Must we think in terms of Jonathan Swift’s Modest Proposal of 1729? In his Modest Proposal he suggests that the impoverished Irish might ease their economic troubles by selling their children as food to rich gentlemen and ladies.
One of the most compelling energy scenarios is Wood Mackenzie’s AET-2(Accelerated Energy Transition scenario). According to Wood Mackenzie: “The AET-2 scenario is based on the Intergovernmental Panel on Climate Change carbon budget allocation for the next eight decades, to 2100. It sets out our view of how the world can limit the average rise in global temperatures to 2 °C compared with pre-industrial times, examining potential policy drivers, cost reductions and technological innovations. Electrification and low-carbon fuels are central to meeting the 2 °C limit. We estimate that electricity meets 47% of total final energy consumption globally in 2050 compared with 20% today. Three key assumptions underlie our AET-2 scenario:
- rapid electrification in all sectors;
- the decarbonisation of the power sector through the penetration of renewables and storage and coal-to-gas switching;
- the large-scale development of carbon capture and storage (CCS) and carbon capture, utilisation and storage (CCUS) – 5 billion tonnes (Bt) by 2050 – and low-carbon hydrogen – 380 million tonnes (Mt) by 2050 – in hard-to-decarbonise sectors.”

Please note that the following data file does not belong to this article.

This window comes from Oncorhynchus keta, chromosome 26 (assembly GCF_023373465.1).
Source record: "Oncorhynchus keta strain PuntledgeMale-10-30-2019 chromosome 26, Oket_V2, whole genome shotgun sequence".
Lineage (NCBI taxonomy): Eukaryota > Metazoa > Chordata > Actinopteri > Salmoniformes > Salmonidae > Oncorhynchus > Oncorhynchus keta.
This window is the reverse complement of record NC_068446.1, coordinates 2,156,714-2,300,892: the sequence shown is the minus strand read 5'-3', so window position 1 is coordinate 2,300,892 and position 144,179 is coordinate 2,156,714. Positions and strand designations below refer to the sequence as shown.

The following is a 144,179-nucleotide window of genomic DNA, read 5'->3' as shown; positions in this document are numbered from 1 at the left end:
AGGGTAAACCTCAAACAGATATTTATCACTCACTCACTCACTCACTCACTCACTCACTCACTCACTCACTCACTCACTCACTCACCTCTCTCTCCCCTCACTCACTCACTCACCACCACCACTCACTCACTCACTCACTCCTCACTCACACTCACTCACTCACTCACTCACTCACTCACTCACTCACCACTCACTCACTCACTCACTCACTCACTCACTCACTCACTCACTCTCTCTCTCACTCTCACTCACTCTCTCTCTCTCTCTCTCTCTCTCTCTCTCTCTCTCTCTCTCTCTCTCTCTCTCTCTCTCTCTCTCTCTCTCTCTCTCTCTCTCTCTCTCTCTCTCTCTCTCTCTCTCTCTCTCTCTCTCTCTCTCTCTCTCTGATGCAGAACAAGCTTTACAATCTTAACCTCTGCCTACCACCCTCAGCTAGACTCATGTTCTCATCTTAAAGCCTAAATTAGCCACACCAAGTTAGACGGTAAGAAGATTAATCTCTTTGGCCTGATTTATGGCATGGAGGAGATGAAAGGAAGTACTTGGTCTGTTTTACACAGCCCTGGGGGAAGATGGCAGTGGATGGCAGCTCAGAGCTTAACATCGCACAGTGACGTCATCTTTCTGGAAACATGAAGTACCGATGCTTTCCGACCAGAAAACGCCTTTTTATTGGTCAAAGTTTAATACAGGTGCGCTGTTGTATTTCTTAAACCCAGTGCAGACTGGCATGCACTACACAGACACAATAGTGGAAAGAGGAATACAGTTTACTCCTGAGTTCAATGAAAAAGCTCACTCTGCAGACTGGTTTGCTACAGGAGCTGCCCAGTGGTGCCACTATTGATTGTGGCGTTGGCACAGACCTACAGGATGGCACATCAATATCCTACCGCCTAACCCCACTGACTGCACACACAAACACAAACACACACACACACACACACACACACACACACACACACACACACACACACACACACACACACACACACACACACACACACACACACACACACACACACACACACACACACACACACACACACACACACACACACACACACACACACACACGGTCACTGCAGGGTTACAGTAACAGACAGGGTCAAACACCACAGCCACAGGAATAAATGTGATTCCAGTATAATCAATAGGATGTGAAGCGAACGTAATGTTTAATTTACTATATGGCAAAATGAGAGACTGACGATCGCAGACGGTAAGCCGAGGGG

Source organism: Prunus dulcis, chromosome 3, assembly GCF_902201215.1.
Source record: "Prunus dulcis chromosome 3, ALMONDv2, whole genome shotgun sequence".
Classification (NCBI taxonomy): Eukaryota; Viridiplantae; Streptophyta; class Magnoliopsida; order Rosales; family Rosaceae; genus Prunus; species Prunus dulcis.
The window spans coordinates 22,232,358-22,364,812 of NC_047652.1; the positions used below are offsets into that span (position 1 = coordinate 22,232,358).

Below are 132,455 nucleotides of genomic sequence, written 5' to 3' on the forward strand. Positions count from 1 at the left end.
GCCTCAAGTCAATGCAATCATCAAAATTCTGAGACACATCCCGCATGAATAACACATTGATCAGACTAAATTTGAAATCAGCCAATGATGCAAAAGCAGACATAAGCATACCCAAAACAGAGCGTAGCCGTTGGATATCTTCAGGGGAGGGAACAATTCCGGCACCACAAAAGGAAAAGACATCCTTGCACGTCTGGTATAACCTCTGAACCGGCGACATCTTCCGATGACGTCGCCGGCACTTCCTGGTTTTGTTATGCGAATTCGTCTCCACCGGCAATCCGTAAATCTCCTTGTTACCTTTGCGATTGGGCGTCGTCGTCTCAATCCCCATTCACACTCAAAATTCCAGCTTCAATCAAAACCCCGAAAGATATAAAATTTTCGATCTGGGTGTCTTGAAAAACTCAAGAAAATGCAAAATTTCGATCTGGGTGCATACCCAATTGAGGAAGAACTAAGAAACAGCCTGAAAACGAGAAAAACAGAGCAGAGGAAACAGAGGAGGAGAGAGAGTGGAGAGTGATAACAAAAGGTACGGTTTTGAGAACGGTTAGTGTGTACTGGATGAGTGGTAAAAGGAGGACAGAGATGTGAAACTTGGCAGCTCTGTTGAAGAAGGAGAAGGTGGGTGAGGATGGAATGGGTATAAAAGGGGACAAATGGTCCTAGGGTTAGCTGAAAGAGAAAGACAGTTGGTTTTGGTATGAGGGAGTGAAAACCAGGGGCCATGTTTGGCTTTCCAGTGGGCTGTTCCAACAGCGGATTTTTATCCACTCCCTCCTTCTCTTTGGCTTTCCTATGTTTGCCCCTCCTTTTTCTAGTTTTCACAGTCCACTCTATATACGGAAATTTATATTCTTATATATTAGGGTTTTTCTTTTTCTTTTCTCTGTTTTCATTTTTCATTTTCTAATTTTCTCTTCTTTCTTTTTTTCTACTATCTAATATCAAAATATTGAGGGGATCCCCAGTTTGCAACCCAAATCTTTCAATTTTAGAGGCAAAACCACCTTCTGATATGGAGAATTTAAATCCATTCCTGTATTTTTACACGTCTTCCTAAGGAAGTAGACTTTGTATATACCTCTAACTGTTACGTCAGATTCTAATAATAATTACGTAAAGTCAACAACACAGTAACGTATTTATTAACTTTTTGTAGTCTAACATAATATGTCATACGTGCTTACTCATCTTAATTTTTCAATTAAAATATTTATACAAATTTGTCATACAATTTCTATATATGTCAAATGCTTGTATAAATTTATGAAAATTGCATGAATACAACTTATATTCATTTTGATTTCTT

AET-2 has massive implications for oil and gas demand in 2050: 70% lower than today. From 2023 onward oil demand drops with year-on-year fall of around 2 million barrels per day (bpd). Total oil demand by 2050 is down to 35 million bpd.
Natural gas demands, in contrast, remains resilient to about 2050. Large scale CCS in the industrial and power sectors will support gas while the deployment of blue hydrogen (135Mt by 2050) is a growth sector. Growth will come primarily from Asia, especially China and India.
Under AET-2 the assumption is that as many as 80% of new vehicles sold are electric, either battery-driven or hybrid. Heavy transport- ships and trains- are electric or hydrogen driven. Non-combustion liquid petrochemical demand for plastics is damped by higher rates of recycling.
Wood Mackenzie’s AET-2’s scenario draws the following conclusions:
- World needs no new supply of oil…” core function is to maintain current commercial production by going into full harvest mode” …
- Market power slips from OPEC to giant gas producers such as USA, Russia and Qatar.
- Downstream suffers death by a thousand cuts. By 2050 the refining sector will have withered to 1/3 of its current capacity with less than 150 of the current sites in operation.
- Era of carbon-neutral gas is born. AET-2 would require $300 billion to support Liquified Natural Gas growth globally and $700Billion to support dry gas development in North America. Blue hydrogen and ammonia emerge as new market products.
- Currently no International Oil Company nor National Oil Company is prepared for the scale of decline envisaged in this scenario.
Gerard Kreeft, BA (Calvin University, Grand Rapids, USA) and MA (Carleton University, Ottawa, Canada), Energy Transition Adviser, was founder and owner of EnergyWise. He has managed and implemented energy conferences, seminars and university master classes in Alaska, Angola, Brazil, Canada, India, Libya, Kazakhstan, Russia and throughout Europe. Kreeft has Dutch and Canadian citizenship and resides in the Netherlands. He writes on a regular basis for Africa Oil + Gas Report and contributes to the Institute Energy Economics and Financial Analysis (IEEFA). His book entitled The 10 Commandments of the Energy Transition, is scheduled for publication in early 2022.